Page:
Laying the Groundwork for Michael Ippolito’s GroundWork(s) Premiere
In retrospect, I got incredibly lucky that the very first GroundWork(s) concert featured composer Michael Ippolito. Every new initiative features a slew of stomach-turning unknowns and “what-ifs,” but this commission was a dream collaboration in every sense — the perfect way to begin a multiyear new-music project. I was so fortunate to have a musical partner like Michael, who was completely on board with every harebrained scheme and approached this collaboration with enthusiasm and curiosity.
I first met Michael in 2019, when the Dallas Symphony Orchestra performed his piece Nocturne. Struck by his beautiful and well-executed harp writing, I did a quick internet search to find out where Michael was from — Tampa, Florida — and then took the plunge, combining an introduction and a collaboration request into one quick exchange at rehearsal break:
Hello, my name is Emily — I love your harp writing and I see you’re from Florida. Do you want to write a harp-centric work that will premiere in Tampa?*
* Conversation abridged for clarity and maximum suspense.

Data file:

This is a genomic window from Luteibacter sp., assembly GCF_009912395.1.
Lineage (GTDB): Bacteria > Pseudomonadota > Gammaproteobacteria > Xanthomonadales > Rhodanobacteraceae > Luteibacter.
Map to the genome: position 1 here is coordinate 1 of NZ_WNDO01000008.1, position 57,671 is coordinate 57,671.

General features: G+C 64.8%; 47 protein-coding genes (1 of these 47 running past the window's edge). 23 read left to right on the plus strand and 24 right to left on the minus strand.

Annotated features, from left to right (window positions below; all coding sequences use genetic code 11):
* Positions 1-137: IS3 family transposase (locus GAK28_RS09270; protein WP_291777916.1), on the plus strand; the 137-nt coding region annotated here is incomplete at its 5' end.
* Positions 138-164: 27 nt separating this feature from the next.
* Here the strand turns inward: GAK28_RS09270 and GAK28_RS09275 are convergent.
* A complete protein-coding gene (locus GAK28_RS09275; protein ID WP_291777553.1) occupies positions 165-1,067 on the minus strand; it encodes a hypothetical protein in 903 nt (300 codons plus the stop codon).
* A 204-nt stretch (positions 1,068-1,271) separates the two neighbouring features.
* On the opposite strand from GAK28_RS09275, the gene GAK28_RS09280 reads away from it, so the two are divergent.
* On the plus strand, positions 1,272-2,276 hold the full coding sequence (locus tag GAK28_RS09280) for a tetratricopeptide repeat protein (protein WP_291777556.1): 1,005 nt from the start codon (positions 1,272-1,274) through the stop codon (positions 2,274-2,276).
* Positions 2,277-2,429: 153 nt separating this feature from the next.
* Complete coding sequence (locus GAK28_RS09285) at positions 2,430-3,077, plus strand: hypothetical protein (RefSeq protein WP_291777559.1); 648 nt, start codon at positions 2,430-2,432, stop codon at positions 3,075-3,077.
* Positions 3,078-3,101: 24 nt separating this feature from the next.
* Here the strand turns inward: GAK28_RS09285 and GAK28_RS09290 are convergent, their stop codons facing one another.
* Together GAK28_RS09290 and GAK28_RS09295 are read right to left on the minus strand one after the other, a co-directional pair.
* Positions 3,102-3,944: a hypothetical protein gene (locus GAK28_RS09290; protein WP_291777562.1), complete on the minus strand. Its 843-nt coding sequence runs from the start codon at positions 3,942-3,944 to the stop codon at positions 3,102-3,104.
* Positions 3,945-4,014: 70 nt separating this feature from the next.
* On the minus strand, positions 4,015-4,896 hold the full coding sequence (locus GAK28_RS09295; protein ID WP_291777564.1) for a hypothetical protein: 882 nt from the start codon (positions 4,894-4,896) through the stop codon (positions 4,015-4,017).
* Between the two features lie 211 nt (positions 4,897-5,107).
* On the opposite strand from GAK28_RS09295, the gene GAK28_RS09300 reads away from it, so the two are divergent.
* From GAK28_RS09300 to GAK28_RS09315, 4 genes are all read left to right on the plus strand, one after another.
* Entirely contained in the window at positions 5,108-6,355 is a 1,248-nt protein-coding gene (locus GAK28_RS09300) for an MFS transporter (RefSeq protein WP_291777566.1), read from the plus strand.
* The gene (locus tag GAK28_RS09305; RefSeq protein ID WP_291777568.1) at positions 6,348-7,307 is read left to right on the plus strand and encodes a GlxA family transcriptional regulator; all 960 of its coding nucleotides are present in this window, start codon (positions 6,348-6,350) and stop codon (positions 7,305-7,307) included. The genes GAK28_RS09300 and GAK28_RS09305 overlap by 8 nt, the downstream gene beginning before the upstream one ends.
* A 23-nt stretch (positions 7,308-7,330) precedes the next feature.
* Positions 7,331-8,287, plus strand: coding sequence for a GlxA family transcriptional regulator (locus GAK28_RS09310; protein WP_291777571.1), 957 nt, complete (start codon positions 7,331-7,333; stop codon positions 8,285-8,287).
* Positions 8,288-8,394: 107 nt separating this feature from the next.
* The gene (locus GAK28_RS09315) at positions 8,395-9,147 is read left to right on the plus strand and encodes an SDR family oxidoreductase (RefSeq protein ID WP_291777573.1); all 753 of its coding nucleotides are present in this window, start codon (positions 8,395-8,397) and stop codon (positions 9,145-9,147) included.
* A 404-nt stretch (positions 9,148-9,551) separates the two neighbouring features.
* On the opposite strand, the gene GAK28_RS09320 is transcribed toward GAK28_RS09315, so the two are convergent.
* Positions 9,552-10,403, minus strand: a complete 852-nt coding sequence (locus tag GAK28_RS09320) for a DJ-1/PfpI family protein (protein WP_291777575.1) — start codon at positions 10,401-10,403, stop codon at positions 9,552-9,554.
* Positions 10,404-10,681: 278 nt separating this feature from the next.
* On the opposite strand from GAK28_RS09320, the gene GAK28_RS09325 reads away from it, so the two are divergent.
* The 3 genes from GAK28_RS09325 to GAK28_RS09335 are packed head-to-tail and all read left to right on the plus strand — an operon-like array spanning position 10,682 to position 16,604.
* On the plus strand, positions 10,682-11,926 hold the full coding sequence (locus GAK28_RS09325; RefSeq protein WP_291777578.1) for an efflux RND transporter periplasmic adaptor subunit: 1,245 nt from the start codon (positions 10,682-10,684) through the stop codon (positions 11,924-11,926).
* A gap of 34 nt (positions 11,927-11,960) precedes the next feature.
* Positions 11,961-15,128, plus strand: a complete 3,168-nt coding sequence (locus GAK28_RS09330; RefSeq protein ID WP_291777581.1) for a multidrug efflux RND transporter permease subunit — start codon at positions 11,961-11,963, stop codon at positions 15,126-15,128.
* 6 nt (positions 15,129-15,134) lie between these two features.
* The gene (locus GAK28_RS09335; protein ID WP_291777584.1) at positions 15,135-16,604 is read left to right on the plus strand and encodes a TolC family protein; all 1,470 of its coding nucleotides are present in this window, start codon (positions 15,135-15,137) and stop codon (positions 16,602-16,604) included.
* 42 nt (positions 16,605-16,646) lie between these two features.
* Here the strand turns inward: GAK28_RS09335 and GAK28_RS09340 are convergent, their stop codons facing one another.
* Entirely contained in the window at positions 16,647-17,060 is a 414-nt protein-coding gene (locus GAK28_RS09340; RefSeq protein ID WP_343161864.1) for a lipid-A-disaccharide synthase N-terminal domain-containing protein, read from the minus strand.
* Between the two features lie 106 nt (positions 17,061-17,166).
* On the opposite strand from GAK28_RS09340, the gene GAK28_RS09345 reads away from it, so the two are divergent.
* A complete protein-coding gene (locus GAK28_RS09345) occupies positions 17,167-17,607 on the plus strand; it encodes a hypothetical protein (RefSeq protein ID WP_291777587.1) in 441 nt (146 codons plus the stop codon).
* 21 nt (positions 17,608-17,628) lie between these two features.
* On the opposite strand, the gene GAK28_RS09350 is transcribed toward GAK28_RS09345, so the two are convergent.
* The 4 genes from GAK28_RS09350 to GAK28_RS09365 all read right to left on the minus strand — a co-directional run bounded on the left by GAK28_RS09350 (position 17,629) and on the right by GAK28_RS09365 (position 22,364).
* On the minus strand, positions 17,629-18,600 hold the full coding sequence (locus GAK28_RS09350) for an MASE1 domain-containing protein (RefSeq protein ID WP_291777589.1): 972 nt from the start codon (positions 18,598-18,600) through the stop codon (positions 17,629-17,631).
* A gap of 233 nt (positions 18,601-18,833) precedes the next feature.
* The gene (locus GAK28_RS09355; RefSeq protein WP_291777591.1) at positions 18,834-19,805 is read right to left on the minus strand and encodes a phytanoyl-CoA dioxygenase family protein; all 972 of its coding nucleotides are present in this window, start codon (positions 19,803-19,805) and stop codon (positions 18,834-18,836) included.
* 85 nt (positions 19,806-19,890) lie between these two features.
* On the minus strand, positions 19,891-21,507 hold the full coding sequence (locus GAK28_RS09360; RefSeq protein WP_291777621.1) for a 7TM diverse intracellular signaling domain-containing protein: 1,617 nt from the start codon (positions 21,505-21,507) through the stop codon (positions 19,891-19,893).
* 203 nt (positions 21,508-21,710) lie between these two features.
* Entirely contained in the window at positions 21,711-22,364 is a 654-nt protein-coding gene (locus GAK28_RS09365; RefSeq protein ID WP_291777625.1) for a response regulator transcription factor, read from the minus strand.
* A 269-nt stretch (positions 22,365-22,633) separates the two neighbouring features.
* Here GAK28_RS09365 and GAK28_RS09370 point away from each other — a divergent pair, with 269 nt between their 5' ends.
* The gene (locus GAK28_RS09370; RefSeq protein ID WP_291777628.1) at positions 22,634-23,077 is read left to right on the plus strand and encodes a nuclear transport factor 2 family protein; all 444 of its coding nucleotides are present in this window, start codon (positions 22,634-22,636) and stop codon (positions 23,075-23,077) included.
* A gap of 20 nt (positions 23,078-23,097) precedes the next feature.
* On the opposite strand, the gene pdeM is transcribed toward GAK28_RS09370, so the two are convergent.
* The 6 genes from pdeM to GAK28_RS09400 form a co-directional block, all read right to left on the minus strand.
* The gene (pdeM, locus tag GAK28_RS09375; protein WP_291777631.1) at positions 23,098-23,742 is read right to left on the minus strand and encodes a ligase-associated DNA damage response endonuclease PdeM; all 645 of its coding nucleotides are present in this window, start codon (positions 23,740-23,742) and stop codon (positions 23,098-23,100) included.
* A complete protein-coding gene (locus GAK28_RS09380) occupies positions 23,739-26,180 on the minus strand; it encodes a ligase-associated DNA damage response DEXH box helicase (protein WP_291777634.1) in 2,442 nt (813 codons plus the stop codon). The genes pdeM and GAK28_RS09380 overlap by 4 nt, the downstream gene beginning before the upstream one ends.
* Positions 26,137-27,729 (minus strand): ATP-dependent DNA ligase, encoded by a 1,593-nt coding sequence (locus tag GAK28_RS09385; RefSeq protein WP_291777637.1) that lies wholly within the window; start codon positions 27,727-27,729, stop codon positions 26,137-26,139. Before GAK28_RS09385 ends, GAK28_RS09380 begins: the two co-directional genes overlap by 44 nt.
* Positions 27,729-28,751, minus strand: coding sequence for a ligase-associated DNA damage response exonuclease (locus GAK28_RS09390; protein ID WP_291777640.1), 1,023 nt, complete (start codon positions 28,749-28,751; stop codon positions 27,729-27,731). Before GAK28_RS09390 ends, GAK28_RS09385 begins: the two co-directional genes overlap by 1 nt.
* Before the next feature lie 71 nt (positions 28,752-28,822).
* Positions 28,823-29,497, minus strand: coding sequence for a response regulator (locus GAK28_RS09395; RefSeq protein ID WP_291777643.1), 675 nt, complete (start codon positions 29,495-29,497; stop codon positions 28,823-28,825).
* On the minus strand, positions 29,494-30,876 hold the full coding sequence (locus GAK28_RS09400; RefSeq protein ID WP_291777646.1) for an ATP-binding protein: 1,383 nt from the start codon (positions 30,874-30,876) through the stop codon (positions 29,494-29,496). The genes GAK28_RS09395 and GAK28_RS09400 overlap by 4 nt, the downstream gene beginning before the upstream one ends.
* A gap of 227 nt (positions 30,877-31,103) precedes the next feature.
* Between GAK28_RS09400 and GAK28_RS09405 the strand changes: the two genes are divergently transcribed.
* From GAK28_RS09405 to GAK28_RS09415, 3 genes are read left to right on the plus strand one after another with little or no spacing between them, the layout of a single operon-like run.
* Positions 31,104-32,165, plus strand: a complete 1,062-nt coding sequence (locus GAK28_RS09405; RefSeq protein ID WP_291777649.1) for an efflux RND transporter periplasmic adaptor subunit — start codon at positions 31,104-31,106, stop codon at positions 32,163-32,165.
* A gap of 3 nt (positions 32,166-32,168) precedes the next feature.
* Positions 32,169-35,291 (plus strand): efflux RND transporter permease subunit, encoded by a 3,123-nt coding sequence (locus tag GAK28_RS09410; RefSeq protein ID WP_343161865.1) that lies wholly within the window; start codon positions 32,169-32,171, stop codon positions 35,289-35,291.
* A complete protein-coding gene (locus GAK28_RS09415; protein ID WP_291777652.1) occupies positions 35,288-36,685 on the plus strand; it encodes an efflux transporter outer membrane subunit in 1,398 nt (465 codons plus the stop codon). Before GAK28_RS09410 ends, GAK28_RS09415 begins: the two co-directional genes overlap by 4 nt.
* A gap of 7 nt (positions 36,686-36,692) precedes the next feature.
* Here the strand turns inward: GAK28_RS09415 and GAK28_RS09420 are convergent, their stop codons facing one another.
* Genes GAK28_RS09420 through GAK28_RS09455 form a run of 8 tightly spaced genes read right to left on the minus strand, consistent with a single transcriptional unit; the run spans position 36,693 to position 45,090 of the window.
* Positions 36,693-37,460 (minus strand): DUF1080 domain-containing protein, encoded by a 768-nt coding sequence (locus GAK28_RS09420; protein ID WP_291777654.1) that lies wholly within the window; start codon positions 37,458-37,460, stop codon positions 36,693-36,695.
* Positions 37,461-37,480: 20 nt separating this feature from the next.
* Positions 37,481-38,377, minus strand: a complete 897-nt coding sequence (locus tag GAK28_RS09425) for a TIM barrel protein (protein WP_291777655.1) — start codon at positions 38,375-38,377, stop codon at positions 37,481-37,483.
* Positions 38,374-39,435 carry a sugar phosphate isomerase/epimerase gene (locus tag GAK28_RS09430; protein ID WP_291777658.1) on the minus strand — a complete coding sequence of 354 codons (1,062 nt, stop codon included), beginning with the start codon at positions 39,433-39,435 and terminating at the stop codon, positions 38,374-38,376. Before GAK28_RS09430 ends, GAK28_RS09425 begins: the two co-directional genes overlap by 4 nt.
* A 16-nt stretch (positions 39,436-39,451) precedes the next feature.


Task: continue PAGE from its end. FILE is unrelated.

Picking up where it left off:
As I came to learn, Michael is as wonderful a human being as he is a deeply thoughtful composer. He enthusiastically signed on to the project, choosing solo harp as the medium for his new work.
Bringing Mythos to life on the harp
Michael’s piece is an incredible asset to the harp’s repertoire. In three movements, Mythos reimagines the myth of Theseus and the Minotaur as told from the perspective of the monster, rather than the hero. In Michael’s own words:
Mythos is based on the story of Theseus and the Minotaur. In the original tale, the Minotaur was a monster – half-man, half-bull – who lived in an elaborate labyrinth kept by the king of Crete, Minos. King Minos ruled Athens from across the sea and demanded they send a tribute to him every nine years: seven young men and seven young women who were put into the labyrinth for the Minotaur’s prey. Theseus, the Athenian hero of the story, was sent to Crete as part of this tribute, but instead managed to kill the Minotaur, and then retrace his steps out of the labyrinth (with the help of a string given to him by Ariadne, King Minos’ daughter). I became fascinated with this story and also by Jorge Luis Borges’ 1947 story La casa de Asterión. Borges puts a twist on the standard myth, telling the story from the Minotaur’s point of view, as a misanthropic loner, living out his seemingly endless days in his home of seemingly endless corridors and rooms. The Minotaur marks time according to the sacrificial offerings and waits for deliverance at the hands of his “redeemer.” At the end the of the story, the perspective shifts abruptly to Theseus: “Would you believe it, Ariadne?…The minotaur hardly put up a fight.”